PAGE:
When an incoming light ray hits a reflexive and transparent surface, some amount of this light ray will be refracted into the surface and some reflected off the surface. When the refracted light reaches the second surface, another level of reflection and refraction occurs. Therefore, when a light ray passes through a single-glass filter, it is refracted twice and reflected twice, and its secondary ray (the reflected one by the internal surface) is also refracted once and reflected once. This process can go on indefinitely until the intensity of the n-th level ray is so weak that has no impact on the image. The first level and some second level rays are shown in the figures below.
Note that each reflection reduces the amount of light that can reach the camera lens. Moreover, reflections could also create flare and wash-out effect, and decrease contrast. See Lens General Information for some discussions. To overcome this reflection problem, surfaces of all glasses of a modern lens are coated with layer(s) of scratch-resistant dioxide vapors. Sometimes, several layers of coating are applied to reduce reflection over a broad spectral range.
However, filters many not be coated; even they are coated, they may not be coated with multiple layers. In general, a multi-coated (MC) filter is more effective in reducing reflection than a mono-coated filter, which, in turn, is certainly better than a non-coated one.
There is an easy way to determine if a filter is coated. Hold a filter so that it can reflect the image of a light bulb. A non-coated filter should show the image in the original color of the light bulb. If a filter is coated, the reflected image should be tinted with a color different from the original. The following images illustrate the impact of coating on image quality. Each filter is placed at a location from where the incoming light can be reflected to the camera lens. The first one is a non-coated Skylight filter. The reflected light washes out the lower-left portion covered by the filter, and contrast is low. The upper-right image is a mono-coated UV filter, actually a B+W UV (010). Reflection is drastically reduced and contrast is improved. The lower-left image shows the effect of a multi-coated Skylight filter. Reflection is virtually gone, and the contrast is high except for the lower portion covered by the filter. Finally, the lower-right image shows a Nikon's L1Bc (Skylight) filter with Integrated Coating. There is no trace of reflection, and the contrast of the portion covered by the filter is almost identical to the other part. So, of these four filters, Nikon's L1Bc produces the best result. Here is a simple conclusion: In terms of reducing reflection, a multi-coated filter is better than a mono-coated filter, which, in turn, is better than a non-coated one!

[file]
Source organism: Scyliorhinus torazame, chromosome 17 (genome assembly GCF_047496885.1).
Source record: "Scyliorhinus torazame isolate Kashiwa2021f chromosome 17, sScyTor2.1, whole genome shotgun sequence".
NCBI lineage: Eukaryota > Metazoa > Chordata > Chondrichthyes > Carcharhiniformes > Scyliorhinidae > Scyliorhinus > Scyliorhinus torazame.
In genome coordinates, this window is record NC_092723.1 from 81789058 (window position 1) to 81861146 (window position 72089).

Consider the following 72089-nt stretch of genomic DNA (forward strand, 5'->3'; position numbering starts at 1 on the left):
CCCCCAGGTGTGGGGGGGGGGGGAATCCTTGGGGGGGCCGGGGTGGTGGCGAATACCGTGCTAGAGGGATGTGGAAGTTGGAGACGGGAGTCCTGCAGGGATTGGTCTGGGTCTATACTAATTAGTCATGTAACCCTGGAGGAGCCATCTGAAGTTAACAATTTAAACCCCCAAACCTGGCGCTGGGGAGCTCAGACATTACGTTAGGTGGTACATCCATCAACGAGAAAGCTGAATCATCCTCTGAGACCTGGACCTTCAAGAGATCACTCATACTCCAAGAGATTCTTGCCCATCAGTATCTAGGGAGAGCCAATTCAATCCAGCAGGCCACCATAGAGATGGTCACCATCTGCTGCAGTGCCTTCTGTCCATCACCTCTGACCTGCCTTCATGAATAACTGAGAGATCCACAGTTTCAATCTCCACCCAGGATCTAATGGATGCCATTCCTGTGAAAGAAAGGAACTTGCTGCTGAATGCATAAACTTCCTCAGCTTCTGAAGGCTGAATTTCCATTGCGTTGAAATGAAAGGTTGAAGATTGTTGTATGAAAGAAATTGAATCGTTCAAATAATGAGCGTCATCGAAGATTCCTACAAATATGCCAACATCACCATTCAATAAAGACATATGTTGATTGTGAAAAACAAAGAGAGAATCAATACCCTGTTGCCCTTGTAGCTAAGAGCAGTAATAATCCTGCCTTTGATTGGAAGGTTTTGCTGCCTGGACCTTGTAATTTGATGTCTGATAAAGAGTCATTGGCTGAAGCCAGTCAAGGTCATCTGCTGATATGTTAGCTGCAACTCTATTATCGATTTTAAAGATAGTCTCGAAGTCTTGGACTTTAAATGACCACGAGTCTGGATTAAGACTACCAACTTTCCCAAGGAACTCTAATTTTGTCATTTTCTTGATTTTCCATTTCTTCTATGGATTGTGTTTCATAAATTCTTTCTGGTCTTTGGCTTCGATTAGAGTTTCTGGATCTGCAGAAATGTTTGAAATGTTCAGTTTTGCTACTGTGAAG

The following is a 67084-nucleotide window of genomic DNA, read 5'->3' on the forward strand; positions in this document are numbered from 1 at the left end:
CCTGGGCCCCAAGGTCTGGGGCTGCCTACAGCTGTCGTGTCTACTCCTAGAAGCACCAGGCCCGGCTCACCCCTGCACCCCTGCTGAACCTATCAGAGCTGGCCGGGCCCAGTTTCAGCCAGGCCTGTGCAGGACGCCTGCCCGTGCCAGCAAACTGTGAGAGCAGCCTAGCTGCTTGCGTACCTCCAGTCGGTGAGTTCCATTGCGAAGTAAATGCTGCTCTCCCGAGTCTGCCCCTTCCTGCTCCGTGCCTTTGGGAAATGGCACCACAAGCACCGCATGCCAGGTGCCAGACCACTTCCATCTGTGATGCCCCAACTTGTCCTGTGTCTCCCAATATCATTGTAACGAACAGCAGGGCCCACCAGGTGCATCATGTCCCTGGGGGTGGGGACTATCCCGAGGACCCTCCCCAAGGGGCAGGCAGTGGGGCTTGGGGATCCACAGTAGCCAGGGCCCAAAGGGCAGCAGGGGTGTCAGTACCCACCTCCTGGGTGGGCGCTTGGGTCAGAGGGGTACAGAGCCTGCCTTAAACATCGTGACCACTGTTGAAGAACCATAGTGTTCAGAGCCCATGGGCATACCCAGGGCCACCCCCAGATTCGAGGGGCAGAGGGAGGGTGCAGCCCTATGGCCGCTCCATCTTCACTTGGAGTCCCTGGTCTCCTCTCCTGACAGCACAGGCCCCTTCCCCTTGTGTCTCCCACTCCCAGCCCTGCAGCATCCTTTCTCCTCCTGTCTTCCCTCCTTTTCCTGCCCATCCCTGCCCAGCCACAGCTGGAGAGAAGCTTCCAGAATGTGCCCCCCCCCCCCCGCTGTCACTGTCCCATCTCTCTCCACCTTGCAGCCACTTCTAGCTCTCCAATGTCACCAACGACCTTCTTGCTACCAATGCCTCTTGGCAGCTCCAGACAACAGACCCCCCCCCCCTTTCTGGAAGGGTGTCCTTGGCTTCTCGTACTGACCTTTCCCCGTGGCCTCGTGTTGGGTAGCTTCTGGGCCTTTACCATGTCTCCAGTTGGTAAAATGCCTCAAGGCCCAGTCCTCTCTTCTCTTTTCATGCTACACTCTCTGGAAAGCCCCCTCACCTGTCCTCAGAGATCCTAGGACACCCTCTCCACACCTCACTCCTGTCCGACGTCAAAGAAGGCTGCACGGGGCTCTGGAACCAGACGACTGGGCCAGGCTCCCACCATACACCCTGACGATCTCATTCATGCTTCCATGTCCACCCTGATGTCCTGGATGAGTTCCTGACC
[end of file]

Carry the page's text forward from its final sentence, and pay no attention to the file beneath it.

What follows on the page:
|Nikon's Integrated Coating
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